Jennie Jones probably jumped for joy when she heard this news: The Studio Museum in Harlem is honoring her with its Wein Prize, one of the most prestigious awards in contemporary art today. A painter and sculptor, Ms. Jones is based out of Brooklyn and centers her work on music and “listening as a conceptual practice.”
When asked about her work, Jennie Jones explains, “I kept seeing these amazing parallels in ideologies for both disciplines, especially in jazz and abstraction,” she said. “Conceptualism allows these different media to occupy the same space.”
Now the 44-year-old is the seventh person ever to receive the $50,000 prize, which will be presented to her at a gala on February 4th. Started by George Wein, one of the founders of the Newport Jazz Festival, the prize is awarded each year to established or emerging African American artists. His late wife, Joyce Alexander Wein, was a trustee of the museum for many years before her death in 2005 and this prize honors her memory.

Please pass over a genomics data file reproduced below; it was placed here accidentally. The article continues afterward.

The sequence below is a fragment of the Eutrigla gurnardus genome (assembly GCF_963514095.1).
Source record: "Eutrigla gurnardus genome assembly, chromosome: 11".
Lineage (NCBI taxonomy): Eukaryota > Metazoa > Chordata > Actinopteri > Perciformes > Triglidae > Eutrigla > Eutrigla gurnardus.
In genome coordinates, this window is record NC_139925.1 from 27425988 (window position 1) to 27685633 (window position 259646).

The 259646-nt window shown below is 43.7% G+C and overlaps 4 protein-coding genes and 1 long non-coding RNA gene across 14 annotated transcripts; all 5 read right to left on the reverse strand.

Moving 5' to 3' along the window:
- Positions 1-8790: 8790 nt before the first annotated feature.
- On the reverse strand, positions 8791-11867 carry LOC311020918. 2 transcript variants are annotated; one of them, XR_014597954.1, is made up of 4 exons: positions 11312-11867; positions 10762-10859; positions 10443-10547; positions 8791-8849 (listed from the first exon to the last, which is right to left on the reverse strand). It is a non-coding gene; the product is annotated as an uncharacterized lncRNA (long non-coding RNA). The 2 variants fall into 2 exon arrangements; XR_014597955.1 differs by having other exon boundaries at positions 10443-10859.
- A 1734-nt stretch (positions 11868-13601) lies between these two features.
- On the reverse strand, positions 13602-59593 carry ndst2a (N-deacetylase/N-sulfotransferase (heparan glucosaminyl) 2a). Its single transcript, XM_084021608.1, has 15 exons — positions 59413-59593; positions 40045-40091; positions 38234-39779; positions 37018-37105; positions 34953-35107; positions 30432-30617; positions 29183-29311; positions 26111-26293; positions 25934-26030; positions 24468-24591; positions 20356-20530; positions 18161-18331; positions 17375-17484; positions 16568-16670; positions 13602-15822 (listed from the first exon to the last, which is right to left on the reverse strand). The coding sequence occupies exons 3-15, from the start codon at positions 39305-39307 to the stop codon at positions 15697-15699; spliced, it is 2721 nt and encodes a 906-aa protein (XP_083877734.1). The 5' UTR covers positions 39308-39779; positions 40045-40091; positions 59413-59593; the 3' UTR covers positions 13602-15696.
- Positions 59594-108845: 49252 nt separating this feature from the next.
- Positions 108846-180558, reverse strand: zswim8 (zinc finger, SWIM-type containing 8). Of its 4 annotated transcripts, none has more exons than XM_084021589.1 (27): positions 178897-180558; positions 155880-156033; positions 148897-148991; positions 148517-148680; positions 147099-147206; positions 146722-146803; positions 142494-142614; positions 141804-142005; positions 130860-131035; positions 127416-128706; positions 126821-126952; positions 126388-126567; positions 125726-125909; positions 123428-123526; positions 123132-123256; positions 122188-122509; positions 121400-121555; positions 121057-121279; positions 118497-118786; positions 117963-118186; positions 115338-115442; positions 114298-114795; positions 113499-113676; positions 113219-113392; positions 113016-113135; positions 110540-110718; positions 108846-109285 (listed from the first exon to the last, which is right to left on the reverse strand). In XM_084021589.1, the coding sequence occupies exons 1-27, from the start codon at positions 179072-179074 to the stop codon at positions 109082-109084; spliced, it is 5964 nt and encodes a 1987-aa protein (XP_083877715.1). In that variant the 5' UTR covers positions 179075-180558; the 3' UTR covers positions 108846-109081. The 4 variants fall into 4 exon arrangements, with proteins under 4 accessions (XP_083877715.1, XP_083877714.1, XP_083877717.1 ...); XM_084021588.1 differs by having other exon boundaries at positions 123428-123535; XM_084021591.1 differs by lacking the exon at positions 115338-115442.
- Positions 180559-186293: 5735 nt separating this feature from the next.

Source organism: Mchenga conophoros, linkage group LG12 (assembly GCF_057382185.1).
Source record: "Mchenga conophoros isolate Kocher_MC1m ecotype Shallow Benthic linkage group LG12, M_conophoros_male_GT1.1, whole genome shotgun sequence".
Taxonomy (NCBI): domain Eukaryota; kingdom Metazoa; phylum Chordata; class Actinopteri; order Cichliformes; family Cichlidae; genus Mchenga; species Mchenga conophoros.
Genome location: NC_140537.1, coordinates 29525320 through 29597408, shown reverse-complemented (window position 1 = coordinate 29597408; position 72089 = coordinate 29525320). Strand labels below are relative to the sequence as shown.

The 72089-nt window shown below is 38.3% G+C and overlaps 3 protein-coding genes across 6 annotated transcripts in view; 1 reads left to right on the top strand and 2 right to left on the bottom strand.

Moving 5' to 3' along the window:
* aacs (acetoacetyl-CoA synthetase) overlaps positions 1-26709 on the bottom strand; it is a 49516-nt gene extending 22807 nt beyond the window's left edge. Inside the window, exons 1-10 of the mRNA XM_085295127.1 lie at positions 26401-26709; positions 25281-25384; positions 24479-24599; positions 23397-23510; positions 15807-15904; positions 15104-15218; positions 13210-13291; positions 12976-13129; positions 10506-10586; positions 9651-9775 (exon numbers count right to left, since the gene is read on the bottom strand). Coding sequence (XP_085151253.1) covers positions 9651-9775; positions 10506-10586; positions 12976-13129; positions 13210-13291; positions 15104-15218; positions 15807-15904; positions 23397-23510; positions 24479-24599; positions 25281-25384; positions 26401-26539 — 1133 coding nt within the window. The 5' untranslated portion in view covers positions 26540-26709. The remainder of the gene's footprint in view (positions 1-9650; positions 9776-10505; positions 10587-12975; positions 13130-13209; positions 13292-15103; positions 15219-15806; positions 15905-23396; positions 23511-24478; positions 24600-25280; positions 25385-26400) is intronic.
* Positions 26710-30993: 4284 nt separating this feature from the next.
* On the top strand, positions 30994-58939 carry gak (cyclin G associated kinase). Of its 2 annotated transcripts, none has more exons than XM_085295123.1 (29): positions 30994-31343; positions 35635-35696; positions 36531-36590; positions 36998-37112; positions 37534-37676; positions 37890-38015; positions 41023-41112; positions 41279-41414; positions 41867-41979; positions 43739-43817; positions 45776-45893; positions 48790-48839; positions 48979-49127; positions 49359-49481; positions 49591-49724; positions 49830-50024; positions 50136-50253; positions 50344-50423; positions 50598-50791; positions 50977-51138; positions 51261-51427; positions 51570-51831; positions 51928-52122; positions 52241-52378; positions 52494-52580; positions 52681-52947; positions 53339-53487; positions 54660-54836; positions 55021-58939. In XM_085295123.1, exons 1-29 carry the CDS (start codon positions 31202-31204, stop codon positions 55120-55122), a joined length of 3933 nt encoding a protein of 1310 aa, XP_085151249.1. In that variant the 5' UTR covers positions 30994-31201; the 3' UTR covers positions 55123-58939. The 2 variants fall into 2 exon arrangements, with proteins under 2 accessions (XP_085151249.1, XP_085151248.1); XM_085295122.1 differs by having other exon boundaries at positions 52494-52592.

For the past decade or so, Ms. Jones has had features in shows both at the Studio Museum and elsewhere in Chelsea. Her work
has, in the past, incorporated minimalism, jazz, and other music. This May, she is set to have a solo exhibition at the Hirshhorn Museum and Sculpture Garden.
Jennie Jones is being honored with the Wein Prize “not only to celebrate the rigor and strength of her practice, but also because of the
thinking about what this amazingly generous prize could do for her at this point in her career,” said Thelma Golden, who is the Studio Museum’s director and chief curator.